Indian Summer is San Francisco’s High Holidays
This originally appeared in SF Sounds.
Some brilliant bastard called this time of year “San Francisco’s High Holidays”. I wish I could remember who it was, but I did tell him I was gonna steal it, so at least I’m keeping my word.
These couple months between Burning Man and Halloween are the closest thing to magic many of us will ever know.
Starting with Burning Man, you’re either out howling at the universe through a bacchanalia of massive art projects, mind- bending drugs, and casual sex, or you’re celebrating that all those motherfuckers are out of town, by finally eating brunch at Zazie without waiting in line for two hours. The Burners drag their dust covered butts and psychedelically splattered brains back into The City and for a couple weeks, hugs last just a little longer than usual and people seem so much more earnest. It’s like the rapture of the playa manages to rub off on the rest of us for a little while… then again, that could just be dust.
While the rest of the Northern Hemisphere is blowing sad kisses to their shorts and sundresses while mournfully closing the drawers their summer clothes live in, San Franciscans are taking off as much clothing as possible and running outside. The jury is still out on whether “Indian Summer” is racist or not, but for this brief period of time, San Franciscans are too busy frolicking to figure out if they should be offended. The jury itself is halfway to Baker Beach as we speak, excited for some nude sunbathing.
It was particularly hot at last year’s Folsom Street Fair. Clocking in somewhere around 90 degrees, oodles of dominatrices hung up their whips for the day complaining the sun was doing all the work for them. Somebody better call their union rep. The Furries had it pretty rough too, as litters of them dropped to the ground, passing out from heat exhaustion and dehydration. Onlookers weren’t sure if it was all part of some new role playing. Regardless, the day was splendid and reminded so many of us that part of what makes San Francisco special is seeing two men dressed as firefighters blowing each other in the street. To everyone who attends Folsom every year: god bless your perverted little hearts.
At some point in the midst of all the frolicking and buggering, Fleet Week arrives on the scene, haircut all high and tight, ready to make it rain in North Beach strip clubs like it was a goddamn hurricane. The streets of The Castro run wild with seamen and the Blue Angels screech through the sky scaring the bejesus out of every fury creature for a hundred miles. If animals were able to keep calendars, this would be the time of year they’d save up all their vacation days for. I imagine plenty of battle veterans aren’t too keen on it either.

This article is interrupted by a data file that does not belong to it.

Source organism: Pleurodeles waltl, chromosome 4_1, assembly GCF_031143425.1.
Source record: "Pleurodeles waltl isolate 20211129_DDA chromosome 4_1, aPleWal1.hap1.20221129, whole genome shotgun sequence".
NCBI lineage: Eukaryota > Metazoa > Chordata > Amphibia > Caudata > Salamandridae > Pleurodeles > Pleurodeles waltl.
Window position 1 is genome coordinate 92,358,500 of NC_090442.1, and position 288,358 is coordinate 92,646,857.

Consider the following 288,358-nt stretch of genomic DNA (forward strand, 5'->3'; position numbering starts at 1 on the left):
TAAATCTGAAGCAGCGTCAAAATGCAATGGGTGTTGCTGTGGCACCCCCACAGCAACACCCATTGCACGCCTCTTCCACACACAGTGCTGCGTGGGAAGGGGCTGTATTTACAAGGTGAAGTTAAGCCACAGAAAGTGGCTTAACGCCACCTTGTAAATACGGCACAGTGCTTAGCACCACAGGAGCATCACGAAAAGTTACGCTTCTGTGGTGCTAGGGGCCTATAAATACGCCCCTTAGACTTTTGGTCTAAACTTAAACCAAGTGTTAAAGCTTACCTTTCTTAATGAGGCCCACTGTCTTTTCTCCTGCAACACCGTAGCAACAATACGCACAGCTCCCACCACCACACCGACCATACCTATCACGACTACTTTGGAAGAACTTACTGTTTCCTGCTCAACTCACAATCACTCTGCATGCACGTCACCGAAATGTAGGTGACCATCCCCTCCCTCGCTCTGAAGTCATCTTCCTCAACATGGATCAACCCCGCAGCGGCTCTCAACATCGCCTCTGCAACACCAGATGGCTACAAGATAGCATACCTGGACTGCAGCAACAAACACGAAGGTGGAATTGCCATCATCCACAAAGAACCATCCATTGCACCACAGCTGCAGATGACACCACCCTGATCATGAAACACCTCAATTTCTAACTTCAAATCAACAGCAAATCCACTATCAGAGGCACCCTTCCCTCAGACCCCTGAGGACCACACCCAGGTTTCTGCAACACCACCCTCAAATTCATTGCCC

That’s one of the many reasons I miss the Power to the Peaceful Festival. Anchored on the other end of our Frisco summer than Fleet Week, it was a free one- day festival that usually started with yoga with Michael Franti, which led to speeches by folks like Angela Davis, and then music by people like Ziggy Marley. It’s where teenagers from Walnut Creek first learned about the Prison Industrial Complex because of a pamphlet they were given and where the American Communist Party and the American Socialist Party weren’t allowed to have booths next to each other due to all their glaring.
Luckily, Hardly Strictly Bluegrass is still around and is probably the most incredible free concert in the world. Three full days of world class music and large enough crowds to give even the most serene person a mild panic attack. It must be the only place ever where you can probably sell more Xanax than MDMA… .actually, that does sound like a rather lovely combination.
As if all this wasn’t enough to make you believe in magic, every other October, the San Francisco Giants go to the playoffs and win the World Series. With all the black and orange being worn it’s hard to tell if someone is a Giants fan, a Halloween enthusiast, or both. If it’s an even numbered year nearly all of San Francisco is drunk for the entirety of October. This means lots of babies born the following July and lots of bartenders knowing what it feels like to make fuck you money, even if it’s just for one month every two years.
These months really are San Francisco’s High Holidays and the frenetic energy that surrounds everything during this time orgasms with the costumed revelry that is Halloween. And then San Francisco rolls over, falling fast asleep, with dreams full of fog, and if we’re lucky, lots of rain too.